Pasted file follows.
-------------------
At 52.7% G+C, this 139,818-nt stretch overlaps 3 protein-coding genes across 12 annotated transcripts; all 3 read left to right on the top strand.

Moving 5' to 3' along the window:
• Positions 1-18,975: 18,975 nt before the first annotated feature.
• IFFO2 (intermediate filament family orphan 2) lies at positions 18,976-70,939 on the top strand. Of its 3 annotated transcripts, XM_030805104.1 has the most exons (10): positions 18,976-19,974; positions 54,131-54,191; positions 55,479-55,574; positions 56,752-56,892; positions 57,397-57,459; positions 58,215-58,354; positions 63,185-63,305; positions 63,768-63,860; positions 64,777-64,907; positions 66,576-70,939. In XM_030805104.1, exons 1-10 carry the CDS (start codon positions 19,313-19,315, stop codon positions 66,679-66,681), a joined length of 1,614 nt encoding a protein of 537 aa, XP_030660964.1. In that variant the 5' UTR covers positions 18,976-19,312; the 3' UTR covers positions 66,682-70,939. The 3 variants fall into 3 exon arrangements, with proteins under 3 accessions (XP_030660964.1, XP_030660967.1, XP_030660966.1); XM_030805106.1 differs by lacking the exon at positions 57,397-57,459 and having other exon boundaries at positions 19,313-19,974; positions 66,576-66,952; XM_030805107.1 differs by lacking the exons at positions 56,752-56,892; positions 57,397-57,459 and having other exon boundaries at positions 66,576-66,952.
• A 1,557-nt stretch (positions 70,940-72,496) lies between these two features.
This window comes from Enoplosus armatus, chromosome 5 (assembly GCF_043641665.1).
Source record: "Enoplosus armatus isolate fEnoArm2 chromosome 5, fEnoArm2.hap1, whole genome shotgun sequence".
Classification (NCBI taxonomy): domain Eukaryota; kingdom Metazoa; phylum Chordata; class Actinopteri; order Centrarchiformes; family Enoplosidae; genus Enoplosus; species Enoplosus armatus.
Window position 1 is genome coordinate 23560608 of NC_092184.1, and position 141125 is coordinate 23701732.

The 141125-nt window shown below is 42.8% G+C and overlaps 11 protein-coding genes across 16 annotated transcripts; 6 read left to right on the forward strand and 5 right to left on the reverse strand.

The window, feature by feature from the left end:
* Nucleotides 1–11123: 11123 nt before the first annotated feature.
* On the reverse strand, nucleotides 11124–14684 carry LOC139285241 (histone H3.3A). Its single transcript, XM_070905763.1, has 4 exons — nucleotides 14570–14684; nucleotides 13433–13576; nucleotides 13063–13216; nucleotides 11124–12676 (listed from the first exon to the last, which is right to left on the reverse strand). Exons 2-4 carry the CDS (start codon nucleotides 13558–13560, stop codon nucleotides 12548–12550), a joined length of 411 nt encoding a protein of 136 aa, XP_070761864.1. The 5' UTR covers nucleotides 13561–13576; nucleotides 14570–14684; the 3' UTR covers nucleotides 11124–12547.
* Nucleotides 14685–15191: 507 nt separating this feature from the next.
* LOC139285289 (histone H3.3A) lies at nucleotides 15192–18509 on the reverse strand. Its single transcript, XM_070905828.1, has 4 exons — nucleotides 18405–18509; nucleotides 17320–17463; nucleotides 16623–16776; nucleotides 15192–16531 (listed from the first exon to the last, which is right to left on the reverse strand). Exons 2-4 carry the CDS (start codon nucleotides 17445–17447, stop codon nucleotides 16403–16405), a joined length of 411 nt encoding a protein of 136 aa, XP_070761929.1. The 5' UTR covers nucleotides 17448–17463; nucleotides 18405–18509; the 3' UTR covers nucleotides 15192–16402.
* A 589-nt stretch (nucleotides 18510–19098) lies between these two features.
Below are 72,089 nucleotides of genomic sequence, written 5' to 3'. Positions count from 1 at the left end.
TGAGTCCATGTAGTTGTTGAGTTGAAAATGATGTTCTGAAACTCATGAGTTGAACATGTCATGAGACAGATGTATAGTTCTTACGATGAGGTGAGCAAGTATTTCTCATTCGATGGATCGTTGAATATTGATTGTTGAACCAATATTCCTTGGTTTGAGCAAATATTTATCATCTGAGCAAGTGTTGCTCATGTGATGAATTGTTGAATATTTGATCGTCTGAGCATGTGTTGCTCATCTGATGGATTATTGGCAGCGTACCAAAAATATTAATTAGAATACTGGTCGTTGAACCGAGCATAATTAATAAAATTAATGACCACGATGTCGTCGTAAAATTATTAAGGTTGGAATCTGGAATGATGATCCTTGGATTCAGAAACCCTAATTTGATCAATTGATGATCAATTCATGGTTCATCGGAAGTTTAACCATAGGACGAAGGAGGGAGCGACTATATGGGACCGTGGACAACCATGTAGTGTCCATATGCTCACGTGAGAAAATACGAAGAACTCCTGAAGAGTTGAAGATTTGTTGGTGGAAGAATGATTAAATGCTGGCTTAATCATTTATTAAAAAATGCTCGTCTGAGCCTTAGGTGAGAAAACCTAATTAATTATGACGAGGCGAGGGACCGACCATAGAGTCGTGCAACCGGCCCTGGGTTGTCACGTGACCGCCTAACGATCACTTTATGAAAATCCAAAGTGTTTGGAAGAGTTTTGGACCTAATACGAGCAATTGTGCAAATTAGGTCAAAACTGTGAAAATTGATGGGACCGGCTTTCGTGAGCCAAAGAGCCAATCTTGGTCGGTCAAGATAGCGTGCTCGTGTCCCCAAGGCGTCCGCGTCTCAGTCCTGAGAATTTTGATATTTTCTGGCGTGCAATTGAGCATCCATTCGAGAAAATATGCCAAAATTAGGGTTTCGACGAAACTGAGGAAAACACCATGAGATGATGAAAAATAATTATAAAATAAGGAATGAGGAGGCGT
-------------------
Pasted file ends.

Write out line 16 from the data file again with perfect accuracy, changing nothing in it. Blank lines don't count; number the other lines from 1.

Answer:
* A 589-nt stretch (nucleotides 18510–19098) lies between these two features.